2024 Debate Looms: Abortion Front and Center in Biden-Trump Showdown


Former President Trump and President Biden have scheduled their first 2024 debate for late June. As it coincides with the second anniversary of the Dobbs Supreme Court decision, which returned the right to protect unborn children to the people and their elected representatives, abortion is poised to be a major election issue.

Biden and the Democrats are spending millions on attack ads centered around abortion. Vice President Harris, serving as Biden’s abortion czar, has been campaigning at abortion centers. They believe this issue is pivotal, even thinking it could help them flip Florida blue.

However, the Democrats have a significant vulnerability that plays right into Donald Trump’s hands.

Independent candidate Robert F. Kennedy Jr. highlighted this weakness when he expressed support for “full-term” abortion in an interview. Faced with backlash from the Trump campaign and others, he retracted his statement, but not before Biden’s camp responded, “The president doesn’t support full-term abortions, as he’s made clear many times. He thinks Roe [v. Wade] got it right.”

The debate provides a prime opportunity to clarify for voters: Got what right?

Biden’s team knows that “full-term” abortion is unpopular. Three-quarters of voters would limit abortion to within 15 weeks of pregnancy, a point when babies can feel pain. Yet Biden won’t specify any limits he might support. He often avoids even saying the word “abortion.”

The media usually let this evasiveness slide, but Trump can expose Biden’s extremism and bring it to the forefront of public discourse.

Many Americans believed that Roe placed some limits on abortion without realizing it also included a broad health exception that encompassed “all factors — physical, emotional, psychological, familial, and the woman’s age.” This broad definition Roe permitted painful second- and third-trimester abortions for any reason. To this day, the United States is one of eight countries — alongside China and Vietnam — with no federal limits on abortion at any point during pregnancy.

Even the abortion industry acknowledges that most late-term abortions aren’t for medical reasons. A late-term abortionist with 50 years of experience admitted to performing more than one abortion just because someone wanted a boy instead of a girl. In his view, every pregnancy is a health risk justifying abortion, even as late as 22, 25, or 30 weeks.

Colleen McNicholas, chief medical officer for Planned Parenthood’s Missouri branch, testified to Congress in 2019 that her “practice includes [abortion] through the point of viability and … that could be at any point.” In suburbs like College Park, Maryland, and Beverly Hills, California, abortion businesses are still seeking to open “all-trimester” facilities post-Dobbs.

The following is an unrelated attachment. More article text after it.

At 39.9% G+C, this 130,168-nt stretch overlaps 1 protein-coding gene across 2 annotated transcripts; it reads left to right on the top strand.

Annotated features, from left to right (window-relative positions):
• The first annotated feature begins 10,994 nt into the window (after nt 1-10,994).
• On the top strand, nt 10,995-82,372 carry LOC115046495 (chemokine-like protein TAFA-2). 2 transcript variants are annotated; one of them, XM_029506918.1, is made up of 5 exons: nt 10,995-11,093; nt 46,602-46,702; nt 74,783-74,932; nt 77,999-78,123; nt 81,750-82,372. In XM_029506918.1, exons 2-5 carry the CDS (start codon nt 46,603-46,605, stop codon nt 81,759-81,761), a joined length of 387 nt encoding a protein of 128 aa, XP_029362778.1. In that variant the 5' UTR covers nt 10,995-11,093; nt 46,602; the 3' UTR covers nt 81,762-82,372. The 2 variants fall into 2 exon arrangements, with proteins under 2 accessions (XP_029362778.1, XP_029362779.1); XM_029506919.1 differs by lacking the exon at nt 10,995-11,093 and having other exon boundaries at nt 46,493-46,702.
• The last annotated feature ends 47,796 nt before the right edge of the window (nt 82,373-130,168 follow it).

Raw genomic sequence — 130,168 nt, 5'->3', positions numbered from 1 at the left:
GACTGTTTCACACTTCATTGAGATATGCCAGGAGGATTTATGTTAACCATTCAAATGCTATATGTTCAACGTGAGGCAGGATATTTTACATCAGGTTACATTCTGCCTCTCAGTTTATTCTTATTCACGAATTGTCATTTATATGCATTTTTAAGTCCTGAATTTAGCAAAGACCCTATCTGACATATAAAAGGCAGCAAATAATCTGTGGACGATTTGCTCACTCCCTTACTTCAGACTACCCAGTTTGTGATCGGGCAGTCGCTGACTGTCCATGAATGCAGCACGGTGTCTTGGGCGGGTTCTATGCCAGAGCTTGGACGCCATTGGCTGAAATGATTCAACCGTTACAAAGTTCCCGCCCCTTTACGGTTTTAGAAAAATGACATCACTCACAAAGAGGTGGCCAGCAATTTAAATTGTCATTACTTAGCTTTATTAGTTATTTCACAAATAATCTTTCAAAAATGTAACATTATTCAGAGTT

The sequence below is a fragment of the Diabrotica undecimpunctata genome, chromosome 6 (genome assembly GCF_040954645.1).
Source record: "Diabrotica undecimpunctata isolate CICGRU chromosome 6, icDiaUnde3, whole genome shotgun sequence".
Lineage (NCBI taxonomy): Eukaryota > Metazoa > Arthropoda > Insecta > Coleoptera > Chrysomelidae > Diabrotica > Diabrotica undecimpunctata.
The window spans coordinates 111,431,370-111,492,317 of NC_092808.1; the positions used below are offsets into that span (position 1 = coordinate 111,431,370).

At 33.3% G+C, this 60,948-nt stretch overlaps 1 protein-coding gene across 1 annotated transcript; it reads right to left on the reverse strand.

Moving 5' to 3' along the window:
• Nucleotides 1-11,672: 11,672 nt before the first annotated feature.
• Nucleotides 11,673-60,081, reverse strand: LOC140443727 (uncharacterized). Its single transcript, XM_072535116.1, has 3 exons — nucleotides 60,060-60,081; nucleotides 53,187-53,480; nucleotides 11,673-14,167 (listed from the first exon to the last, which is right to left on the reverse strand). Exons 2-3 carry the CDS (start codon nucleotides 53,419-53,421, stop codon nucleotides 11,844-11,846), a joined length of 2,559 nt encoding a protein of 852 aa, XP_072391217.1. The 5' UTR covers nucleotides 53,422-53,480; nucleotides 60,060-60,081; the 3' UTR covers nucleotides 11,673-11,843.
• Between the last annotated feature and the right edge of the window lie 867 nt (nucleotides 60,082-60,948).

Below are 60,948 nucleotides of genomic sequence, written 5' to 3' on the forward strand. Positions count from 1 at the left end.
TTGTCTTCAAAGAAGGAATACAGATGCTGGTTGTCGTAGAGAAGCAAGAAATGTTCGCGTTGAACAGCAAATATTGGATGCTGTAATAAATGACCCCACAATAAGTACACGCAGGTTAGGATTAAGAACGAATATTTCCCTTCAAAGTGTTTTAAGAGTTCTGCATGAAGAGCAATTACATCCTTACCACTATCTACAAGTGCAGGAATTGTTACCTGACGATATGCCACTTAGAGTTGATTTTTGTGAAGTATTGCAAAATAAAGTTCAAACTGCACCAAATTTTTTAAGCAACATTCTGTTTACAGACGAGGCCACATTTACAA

So what exactly does Biden think Roe “got right” — discriminatory sex-selection abortions? Partial-birth abortions (federally outlawed in 2003, yet ignored by some of his cabinet members)? Live dismemberment of babies old enough for life-saving surgery in the womb, who can receive anesthesia for pain? Biden never specifies. Neither does Harris, who repeatedly declined to state her limit when given several chances in a network interview.

If Biden were only aiming to resurrect Roe, that would be bad enough. But it’s worse. Biden supports the so-called Women’s Health Protection Act and urged Congress to “put it on my desk, so I can sign it into law.” This bill would overturn common-sense protections for babies and women in every state and force all-trimester abortion on the entire nation.

Even fellow Democrat Joe Manchin criticized the act:

They’re trying to make people believe that this is the same thing as codifying Roe v. Wade. And I want you to know, it’s not. This is not the same. It expands abortion.

Moreover, Biden and other pro-abortion Democrats, including Nancy Pelosi, have made clear that if they gain full control in Washington, they will abolish the Senate filibuster to push their agenda through. This move would eradicate a longstanding check and balance that gives the minority party a voice.

Kennedy may have reconsidered his stance on late-term abortions. His latest position endorses limits at viability, while his running mate prefers 15-18 weeks. However, he probably won’t qualify for the debate, leaving it to Trump and Biden.

One effective strategy for Trump is to press Biden on his specific limits on abortion and contrast this with his own support for a reasonable minimum standard with exceptions. Biden should be able to answer the question, “What are your exceptions?” — if indeed he has any.

Marjorie Dannenfelser
Marjorie Dannenfelser
Contributor. Marjorie Dannenfelser is president of Susan B. Anthony List, a national pro-life organization dedicating to advancing leaders and pursuing policies to reduce and ultimately end abortion.

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